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5. Standing Fairy Tales on their Head.

Jean-Thomas Cullen has shaped a simple, basic love story into a powerful, elegant tale with promised staying power. The author has courageously stood traditional fairy tales on their head with the book's opening sentence: "They lived happily ever after."

Confident of his story telling and suspense dynamics, he starts at the end and promises to deliver a rousing tale that will take us the entire, suspenseful, rewarding road to that ending.

With this opening, he signals that he has listened to RWA and many female novel readers, and is about to deliver what may honestly be called 'an atomic love story'—so powerful and elemental is the tale he tells. Readers want to be assured they will have a love story with a happy ending, rather than a tragedy that will make them feel bad.

Consider the rest of the opening paragraph:

But the real story is how Richard and Marian got there, by those jolts and twists of life, and that includes a bit of a suspenseful mystery story. Their fate was written in the stars, to mangle Shakespeare a tad. Here is their romantic, sentimental tale in all its glories and surprises, including some sad moments with tears shed, some wistful glances exchanged, some laughs here or there, and a quantum of misunderstandings soon enough corrected. In a world where so much goes wrong—Rick and Marian were meant to be. That’s the wonder of it. But the story is what we want to really know, so here it is.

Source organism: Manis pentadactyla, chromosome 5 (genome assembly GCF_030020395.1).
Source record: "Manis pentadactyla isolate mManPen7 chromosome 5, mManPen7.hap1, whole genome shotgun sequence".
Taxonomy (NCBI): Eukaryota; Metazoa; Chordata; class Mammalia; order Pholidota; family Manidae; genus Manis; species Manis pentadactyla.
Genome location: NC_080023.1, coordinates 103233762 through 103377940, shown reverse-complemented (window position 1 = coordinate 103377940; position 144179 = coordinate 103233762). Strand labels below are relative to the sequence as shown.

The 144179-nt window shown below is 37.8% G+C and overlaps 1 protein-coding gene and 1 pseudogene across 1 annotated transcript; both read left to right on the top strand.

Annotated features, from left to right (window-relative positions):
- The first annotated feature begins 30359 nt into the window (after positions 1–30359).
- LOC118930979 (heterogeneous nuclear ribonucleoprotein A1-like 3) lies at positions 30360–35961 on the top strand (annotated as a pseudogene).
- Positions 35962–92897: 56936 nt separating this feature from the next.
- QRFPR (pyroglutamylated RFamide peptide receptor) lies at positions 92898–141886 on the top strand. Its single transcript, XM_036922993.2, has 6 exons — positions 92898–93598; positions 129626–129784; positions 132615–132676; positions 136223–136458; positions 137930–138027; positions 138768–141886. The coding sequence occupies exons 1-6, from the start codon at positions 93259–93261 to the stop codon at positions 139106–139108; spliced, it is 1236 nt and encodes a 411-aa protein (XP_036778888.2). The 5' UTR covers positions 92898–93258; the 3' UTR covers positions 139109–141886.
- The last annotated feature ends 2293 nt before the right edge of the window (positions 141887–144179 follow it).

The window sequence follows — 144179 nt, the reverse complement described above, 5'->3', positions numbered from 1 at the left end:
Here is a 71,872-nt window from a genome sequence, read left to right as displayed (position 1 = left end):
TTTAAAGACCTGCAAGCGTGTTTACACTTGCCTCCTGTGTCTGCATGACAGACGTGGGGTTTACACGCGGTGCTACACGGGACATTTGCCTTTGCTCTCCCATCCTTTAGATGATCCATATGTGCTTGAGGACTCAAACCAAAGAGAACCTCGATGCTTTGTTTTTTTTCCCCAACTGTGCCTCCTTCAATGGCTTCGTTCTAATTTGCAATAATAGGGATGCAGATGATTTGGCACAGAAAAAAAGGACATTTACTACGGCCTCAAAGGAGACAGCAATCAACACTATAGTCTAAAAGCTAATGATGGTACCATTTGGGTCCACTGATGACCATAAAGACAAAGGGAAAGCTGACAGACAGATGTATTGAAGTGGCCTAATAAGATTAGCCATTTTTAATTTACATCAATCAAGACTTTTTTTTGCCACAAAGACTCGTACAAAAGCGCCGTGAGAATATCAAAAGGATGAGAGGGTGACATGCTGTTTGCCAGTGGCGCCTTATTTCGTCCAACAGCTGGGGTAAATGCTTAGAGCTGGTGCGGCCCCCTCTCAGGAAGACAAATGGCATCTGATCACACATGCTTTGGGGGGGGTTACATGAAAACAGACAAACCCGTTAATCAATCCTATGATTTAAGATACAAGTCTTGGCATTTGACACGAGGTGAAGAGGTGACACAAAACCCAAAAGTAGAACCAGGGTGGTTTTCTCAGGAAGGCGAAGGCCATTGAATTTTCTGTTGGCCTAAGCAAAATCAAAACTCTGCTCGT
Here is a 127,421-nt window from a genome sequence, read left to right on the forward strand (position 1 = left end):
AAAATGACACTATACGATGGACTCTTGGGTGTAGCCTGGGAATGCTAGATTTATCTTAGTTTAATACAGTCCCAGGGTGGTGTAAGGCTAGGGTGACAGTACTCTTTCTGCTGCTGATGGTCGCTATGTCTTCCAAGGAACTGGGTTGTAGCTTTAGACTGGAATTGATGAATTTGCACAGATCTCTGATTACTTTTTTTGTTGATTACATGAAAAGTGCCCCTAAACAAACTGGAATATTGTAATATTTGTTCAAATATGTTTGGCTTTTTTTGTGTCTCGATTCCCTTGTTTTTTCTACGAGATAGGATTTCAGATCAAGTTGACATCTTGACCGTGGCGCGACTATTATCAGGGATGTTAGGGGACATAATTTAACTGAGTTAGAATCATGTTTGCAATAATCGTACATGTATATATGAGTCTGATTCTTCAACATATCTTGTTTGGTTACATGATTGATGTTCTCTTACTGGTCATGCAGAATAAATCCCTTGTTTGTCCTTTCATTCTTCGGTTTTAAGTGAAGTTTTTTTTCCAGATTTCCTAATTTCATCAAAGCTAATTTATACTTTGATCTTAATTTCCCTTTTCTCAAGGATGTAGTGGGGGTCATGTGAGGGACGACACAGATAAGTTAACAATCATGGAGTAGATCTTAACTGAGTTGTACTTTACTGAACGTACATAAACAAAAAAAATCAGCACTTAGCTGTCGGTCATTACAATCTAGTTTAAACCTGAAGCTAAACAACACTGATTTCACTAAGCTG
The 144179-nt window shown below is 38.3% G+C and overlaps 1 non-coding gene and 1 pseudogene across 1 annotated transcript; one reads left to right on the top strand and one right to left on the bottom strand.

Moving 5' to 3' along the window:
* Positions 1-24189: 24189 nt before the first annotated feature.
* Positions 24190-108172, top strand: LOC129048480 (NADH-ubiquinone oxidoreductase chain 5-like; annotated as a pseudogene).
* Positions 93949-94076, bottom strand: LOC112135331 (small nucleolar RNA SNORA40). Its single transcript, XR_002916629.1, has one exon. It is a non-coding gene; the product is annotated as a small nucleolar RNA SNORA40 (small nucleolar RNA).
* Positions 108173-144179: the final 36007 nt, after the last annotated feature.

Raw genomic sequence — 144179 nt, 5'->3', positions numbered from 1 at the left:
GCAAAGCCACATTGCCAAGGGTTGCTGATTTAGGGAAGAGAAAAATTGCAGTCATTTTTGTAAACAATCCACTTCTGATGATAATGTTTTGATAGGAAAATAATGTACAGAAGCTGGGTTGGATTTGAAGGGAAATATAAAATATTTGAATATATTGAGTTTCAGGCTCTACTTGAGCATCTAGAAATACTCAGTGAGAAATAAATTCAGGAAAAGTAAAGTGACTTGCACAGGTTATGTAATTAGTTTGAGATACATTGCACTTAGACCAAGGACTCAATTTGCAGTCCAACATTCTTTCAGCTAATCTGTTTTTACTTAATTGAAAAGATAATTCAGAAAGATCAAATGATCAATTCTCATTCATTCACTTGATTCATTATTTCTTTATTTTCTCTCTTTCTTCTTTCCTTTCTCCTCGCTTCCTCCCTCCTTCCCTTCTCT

The author continues, warming to his story in a strong, fabular voice finely tuned to the modern, secular age: "There was, not long ago, a tired traveler—a handsome, sharp-eyed man in his early 30s, wearing a finely-tailored business suit and driving a nice gray imported car. He made millions of dollars wheeling and dealing in New York City…" and so it goes, drawing us in with descriptions of his large, exclusive home, surrounded by 'hot-and-cold-running, beautiful women' that leave him bored. His ex-wife is one of them, leaving a bad taste. Being wealthy and handsome, he casually dates any number of such women. A few may be business contacts or Platonic friends, but he finds many to be, simply, attractive 'elevator music.'

Richard Moyer is clearly looking for something very different, especially after a bitter and ugly divorce. He is about to find this special redemption in the small, forest-hidden town of Emery, Connecticut with its lake, its valley, its mists, and its mysteries.